Mammals localize sounds using information from their two ears. Localization in real-world conditions is challenging, as echoes provide erroneous information, and noises mask parts of target sounds. To better understand real-world localization we equipped a deep neural network with human ears and trained it to localize sounds in a virtual environment. The resulting model localized accurately in realistic conditions with noise and reverberation, outperforming alternative systems that lacked human ears. In simulated experiments, the network exhibited many features of human spatial hearing: sensitivity to monaural spectral cues and interaural time and level differences, integration across frequency, and biases for sound onsets. But when trained in unnatural environments without either reverberation, noise, or natural sounds, these performance characteristics deviated from those of humans. The results show how biological hearing is adapted to the challenges of real-world environments and illustrate how artificial neural networks can extend traditional ideal observer models to real-world domains.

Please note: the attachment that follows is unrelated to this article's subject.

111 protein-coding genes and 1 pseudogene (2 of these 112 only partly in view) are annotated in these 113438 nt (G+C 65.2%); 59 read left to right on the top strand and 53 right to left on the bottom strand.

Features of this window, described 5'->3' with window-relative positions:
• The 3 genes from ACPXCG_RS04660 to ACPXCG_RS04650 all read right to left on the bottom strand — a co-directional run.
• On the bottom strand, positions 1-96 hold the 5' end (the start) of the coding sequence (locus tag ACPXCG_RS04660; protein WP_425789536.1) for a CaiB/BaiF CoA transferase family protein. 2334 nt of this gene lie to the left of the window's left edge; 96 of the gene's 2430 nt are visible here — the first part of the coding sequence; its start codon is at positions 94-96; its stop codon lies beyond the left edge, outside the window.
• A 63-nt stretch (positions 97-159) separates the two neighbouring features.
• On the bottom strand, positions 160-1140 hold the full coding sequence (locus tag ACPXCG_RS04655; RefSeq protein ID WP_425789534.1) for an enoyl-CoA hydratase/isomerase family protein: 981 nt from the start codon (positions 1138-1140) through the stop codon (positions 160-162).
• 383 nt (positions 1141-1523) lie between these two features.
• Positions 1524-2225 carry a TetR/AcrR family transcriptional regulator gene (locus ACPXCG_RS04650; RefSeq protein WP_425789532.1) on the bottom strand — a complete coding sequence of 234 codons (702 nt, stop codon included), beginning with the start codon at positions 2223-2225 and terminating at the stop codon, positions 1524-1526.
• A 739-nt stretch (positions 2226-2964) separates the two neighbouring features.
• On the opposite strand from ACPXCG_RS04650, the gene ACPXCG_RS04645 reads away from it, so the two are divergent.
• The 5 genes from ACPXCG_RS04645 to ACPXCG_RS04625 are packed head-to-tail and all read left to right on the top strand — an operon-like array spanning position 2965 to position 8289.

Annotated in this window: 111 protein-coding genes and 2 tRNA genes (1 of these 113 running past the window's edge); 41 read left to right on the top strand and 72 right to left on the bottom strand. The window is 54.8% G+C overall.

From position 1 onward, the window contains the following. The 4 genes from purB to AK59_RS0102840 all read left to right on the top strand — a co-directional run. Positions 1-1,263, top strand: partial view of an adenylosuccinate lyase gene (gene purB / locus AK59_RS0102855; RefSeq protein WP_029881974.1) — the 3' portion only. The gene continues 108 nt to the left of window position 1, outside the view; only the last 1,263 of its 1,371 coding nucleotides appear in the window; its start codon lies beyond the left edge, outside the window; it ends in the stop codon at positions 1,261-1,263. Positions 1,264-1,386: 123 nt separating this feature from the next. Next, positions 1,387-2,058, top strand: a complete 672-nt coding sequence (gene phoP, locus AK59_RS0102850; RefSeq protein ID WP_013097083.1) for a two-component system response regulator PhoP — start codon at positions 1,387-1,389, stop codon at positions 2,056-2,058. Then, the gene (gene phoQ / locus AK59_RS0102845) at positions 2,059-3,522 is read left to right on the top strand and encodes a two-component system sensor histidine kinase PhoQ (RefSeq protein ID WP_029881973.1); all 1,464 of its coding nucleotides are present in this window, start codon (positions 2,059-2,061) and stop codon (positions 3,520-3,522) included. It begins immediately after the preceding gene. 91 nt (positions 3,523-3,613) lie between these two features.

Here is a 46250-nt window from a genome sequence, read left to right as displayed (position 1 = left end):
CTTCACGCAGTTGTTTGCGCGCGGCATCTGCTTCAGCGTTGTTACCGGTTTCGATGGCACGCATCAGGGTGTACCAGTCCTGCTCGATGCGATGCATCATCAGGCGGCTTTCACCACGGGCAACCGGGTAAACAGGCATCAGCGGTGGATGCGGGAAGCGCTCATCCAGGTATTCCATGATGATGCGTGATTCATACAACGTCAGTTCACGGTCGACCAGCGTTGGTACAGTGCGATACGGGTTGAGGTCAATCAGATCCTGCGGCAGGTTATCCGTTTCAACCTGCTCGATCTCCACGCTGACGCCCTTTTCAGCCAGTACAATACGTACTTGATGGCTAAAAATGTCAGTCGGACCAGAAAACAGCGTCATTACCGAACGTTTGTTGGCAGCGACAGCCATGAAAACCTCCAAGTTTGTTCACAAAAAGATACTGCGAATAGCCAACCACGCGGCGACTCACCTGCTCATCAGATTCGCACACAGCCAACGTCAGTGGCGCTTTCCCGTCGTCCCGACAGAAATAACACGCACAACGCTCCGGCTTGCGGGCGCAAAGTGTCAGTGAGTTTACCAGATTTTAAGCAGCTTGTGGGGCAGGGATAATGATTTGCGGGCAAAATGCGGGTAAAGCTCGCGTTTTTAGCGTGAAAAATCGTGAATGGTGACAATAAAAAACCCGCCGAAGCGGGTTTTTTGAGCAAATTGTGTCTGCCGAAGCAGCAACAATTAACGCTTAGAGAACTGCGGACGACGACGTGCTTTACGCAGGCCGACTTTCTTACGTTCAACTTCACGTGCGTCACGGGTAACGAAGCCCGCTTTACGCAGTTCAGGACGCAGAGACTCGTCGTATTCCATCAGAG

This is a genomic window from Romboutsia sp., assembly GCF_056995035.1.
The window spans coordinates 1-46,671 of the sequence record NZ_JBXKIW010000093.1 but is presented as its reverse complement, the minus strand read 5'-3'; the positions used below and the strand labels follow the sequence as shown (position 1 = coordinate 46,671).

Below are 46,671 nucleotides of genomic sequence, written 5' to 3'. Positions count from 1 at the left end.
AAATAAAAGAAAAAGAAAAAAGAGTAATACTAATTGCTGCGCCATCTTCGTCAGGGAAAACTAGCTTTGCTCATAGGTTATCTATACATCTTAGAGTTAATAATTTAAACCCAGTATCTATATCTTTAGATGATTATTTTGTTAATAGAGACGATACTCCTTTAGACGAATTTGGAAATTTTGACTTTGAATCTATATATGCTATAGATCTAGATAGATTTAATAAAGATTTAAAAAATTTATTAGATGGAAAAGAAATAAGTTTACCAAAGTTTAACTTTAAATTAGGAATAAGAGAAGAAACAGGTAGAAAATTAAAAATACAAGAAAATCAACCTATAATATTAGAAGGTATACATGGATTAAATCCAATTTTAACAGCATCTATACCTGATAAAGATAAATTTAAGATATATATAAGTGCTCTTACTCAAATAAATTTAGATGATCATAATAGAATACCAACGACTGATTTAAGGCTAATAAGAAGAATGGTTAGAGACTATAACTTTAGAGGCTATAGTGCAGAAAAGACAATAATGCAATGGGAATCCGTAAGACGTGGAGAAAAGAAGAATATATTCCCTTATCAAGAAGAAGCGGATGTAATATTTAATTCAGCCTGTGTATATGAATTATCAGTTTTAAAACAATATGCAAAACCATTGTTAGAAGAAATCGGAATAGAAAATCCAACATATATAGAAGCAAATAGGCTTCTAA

bioRxiv Subject Collection: Neuroscience